Sports Person of the Week
Shakun’s Eager to Wear the Captain’s Hat
Abby Shakun was recently named a senior captain for next year’s Valley Regional girls’ lacrosse team. An attacker on the lacrosse field, Abby also plays defense for the Warriors’ field hockey squad. (Photo courtesy of Abby Shakun )
Abby Shakun has worked her way into an important role with the Valley Regional girls’ lacrosse team. Abby is an attacker who was recently named a senior captain for next year’s squad. In addition to playing lacrosse, Abby is also a defender on the Warriors’ field hockey team.
Abby has climbed up the ranks with both of her teams, despite the fact that she didn’t have much experience in either sport prior to high school. Abby played her first lacrosse game as a freshman at Valley and quickly learned how to make a positive impact. As for field hockey, aside from some intramural experience at John Winthrop (JW) Middle School, Abby’s experience with the Warriors marked her first competitive foray into the sport.
“I did intramural field hockey at JW, but I never really played until I got to Valley. Freshman year was the first time I had ever played lacrosse,” Abby says. “I liked that I already knew a lot of the lacrosse team through field hockey. My little brother Patrick played lacrosse. I watched his games, and I liked how fast-paced it was.”
Learning to play lacrosse on the fly wasn’t the easiest experience for Abby. However, Abby says that she wouldn’t change a thing about that learning process.
“We didn’t have a JV team when I was a freshman. I was just thrown into varsity games for five minutes here and there, and I was just forced to figure things out. I actually loved that,” says Abby. “It was really challenging at times, but it was just the best way to learn. You’re not taught the easy way of things. You’re just taught how to do it.”
It was a big accomplishment for Abby to be named a captain for the girls’ lacrosse team, especially considering how much she had to learn in just a few years. Abby knows that much of her success stems from the support that she received from her captains as a freshman. Now, she wants to pay that forward to next generation of Valley lacrosse players.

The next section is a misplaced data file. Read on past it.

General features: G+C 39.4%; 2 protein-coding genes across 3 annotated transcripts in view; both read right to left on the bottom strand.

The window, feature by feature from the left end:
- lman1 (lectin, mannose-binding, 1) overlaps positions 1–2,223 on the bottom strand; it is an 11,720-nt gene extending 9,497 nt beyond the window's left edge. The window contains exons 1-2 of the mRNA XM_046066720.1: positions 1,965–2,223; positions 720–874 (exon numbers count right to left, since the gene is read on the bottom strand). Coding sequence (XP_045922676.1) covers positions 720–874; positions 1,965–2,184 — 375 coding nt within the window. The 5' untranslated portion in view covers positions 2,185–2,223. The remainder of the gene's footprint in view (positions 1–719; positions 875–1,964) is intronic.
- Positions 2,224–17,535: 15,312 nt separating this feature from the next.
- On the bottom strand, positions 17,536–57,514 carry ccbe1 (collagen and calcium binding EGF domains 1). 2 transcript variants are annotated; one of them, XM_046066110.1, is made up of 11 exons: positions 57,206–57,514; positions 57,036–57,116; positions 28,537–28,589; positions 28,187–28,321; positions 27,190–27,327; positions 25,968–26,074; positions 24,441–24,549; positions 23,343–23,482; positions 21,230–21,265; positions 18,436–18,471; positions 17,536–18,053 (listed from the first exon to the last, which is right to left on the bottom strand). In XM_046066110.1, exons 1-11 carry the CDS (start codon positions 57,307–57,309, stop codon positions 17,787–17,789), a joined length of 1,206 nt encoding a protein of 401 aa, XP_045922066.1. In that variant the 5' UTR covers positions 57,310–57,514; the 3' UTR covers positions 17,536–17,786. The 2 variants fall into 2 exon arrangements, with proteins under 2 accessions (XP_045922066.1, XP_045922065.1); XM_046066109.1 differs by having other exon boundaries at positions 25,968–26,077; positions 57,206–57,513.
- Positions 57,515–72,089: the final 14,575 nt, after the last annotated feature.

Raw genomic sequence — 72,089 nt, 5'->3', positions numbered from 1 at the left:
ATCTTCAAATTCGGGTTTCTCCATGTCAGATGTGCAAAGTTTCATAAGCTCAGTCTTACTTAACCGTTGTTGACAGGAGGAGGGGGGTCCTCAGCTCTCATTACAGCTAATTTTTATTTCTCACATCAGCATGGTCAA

“I’m just super excited to be a role model for the younger players. I know what it’s like to just start out new to the game. I want to help some of those younger players out,” Abby says. “The captains I had when I was a freshman were really encouraging while I was trying to learn. They made me feel welcome. I think that had a huge impact on how I will be a captain. The main thing I want to emphasize is that everyone has a part on the team, no matter how small or how big. Everyone has an impact.”
Valley girls’ lacrosse Head Coach Randy Netsch feels confident that Abby is the perfect choice to lead the Warriors in a captain’s role. Netsch believes that Abby’s rise from an inexperienced player to a steady contributor makes her uniquely qualified to help her teammates succeed.
“Abby had not played lacrosse from a young age, as many of her teammates had. That did not discourage her and, in fact, I believe it made her work all that much harder to gain the skills required to be a competent player,” Netsch says. “Abby always puts the team first. She is very intelligent, perceptive, and will approach players who may be struggling with their play to help them regain confidence. Most people would have to search several lifetimes to find a young woman with the kindness and compassion for others that Abby has. That’s why I know she will be an excellent captain.”